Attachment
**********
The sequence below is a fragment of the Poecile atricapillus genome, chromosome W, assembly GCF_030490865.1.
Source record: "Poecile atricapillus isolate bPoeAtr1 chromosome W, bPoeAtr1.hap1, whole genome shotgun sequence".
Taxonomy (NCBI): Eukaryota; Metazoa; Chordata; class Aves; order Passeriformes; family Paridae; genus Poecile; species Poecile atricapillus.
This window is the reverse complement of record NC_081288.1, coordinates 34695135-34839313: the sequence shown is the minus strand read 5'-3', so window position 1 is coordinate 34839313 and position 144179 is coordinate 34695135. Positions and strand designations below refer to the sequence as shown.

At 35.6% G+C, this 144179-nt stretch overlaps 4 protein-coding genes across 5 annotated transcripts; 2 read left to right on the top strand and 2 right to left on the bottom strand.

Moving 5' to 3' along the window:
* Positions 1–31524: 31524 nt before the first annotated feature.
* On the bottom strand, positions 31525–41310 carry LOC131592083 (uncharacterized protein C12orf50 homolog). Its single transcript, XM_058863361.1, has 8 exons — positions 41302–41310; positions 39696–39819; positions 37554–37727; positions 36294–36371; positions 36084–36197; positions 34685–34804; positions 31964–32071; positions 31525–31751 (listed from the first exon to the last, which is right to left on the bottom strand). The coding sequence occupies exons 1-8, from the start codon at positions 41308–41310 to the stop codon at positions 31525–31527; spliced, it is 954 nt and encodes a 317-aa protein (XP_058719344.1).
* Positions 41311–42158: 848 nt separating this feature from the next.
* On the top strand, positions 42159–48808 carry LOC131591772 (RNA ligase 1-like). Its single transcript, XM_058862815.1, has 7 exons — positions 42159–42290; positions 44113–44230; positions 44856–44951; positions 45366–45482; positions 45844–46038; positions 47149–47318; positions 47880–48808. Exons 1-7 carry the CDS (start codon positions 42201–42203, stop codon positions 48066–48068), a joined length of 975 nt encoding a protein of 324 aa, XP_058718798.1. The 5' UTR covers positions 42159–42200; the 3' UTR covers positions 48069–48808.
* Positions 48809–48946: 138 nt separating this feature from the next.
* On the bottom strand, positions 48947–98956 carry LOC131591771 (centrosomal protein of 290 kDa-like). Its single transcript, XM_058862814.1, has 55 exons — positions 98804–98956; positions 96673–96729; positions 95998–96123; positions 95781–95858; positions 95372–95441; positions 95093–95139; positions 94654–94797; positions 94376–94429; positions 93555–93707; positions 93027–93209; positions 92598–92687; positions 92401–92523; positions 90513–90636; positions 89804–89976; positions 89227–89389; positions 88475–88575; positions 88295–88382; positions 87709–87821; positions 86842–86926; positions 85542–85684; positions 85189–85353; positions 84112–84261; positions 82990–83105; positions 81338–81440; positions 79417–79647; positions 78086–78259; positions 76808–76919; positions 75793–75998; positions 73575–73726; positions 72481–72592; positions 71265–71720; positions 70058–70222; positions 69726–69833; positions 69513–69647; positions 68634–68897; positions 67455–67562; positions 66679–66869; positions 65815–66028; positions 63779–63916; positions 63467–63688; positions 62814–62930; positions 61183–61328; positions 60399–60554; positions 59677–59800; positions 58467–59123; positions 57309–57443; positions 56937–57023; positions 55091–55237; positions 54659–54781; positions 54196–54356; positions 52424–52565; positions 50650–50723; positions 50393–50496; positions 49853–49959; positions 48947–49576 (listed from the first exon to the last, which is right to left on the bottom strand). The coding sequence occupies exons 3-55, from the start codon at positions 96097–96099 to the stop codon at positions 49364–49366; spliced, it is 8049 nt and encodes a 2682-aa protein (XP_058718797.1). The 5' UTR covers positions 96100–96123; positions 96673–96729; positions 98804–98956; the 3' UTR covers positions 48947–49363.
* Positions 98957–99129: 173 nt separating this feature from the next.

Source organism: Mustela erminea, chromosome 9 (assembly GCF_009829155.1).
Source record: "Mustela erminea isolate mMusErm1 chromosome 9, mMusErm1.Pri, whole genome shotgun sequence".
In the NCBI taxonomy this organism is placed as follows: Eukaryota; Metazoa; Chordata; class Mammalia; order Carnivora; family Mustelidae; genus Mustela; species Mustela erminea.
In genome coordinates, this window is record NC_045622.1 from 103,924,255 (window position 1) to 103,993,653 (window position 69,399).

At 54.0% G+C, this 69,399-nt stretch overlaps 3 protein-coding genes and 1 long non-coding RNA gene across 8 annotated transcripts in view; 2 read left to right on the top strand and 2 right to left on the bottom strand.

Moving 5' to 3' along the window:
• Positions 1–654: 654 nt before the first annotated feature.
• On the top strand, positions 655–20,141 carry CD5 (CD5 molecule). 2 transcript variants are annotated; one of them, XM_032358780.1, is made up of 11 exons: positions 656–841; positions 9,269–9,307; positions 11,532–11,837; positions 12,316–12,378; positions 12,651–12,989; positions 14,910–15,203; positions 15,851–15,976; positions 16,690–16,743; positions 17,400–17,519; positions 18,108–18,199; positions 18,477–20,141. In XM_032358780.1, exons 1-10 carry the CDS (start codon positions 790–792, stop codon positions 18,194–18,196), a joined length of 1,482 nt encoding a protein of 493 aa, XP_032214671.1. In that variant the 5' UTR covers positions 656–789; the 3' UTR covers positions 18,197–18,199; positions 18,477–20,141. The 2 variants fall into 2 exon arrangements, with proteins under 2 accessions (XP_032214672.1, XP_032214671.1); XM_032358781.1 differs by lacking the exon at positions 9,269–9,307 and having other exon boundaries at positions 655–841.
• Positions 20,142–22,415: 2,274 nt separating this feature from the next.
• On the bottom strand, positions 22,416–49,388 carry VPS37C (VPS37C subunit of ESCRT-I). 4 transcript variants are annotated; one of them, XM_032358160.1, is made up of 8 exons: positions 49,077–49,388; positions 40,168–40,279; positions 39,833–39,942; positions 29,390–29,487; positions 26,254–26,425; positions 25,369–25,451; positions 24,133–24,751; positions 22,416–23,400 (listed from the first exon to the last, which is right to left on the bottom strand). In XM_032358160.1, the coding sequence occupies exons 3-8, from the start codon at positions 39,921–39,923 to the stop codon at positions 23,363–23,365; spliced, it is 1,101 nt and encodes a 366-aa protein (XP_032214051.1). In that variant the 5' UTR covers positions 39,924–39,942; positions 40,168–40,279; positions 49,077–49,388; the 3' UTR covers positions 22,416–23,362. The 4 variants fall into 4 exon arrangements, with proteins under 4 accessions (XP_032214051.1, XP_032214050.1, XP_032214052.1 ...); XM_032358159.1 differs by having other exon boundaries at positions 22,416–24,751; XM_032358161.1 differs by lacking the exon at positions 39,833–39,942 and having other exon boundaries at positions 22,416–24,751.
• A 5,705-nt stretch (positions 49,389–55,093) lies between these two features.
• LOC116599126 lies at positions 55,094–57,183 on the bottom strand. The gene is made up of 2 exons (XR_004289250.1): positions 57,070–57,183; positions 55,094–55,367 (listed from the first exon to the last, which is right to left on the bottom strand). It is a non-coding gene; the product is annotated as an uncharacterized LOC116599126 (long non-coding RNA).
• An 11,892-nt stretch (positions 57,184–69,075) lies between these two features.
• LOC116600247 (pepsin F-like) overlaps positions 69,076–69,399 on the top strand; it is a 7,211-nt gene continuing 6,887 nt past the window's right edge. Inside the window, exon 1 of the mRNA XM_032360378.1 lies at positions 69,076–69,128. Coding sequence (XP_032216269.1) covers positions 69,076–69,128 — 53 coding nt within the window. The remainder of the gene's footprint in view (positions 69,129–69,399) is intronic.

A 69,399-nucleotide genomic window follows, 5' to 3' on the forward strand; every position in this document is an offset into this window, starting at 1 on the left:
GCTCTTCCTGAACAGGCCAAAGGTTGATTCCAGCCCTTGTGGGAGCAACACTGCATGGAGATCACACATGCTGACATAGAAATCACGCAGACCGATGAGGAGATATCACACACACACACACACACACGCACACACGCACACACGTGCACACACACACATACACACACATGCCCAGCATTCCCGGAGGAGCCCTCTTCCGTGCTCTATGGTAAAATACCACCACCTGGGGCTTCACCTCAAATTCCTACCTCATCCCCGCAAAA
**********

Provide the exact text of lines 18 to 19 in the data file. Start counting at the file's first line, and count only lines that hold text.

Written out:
At 54.0% G+C, this 69,399-nt stretch overlaps 3 protein-coding genes and 1 long non-coding RNA gene across 8 annotated transcripts in view; 2 read left to right on the top strand and 2 right to left on the bottom strand.

Moving 5' to 3' along the window: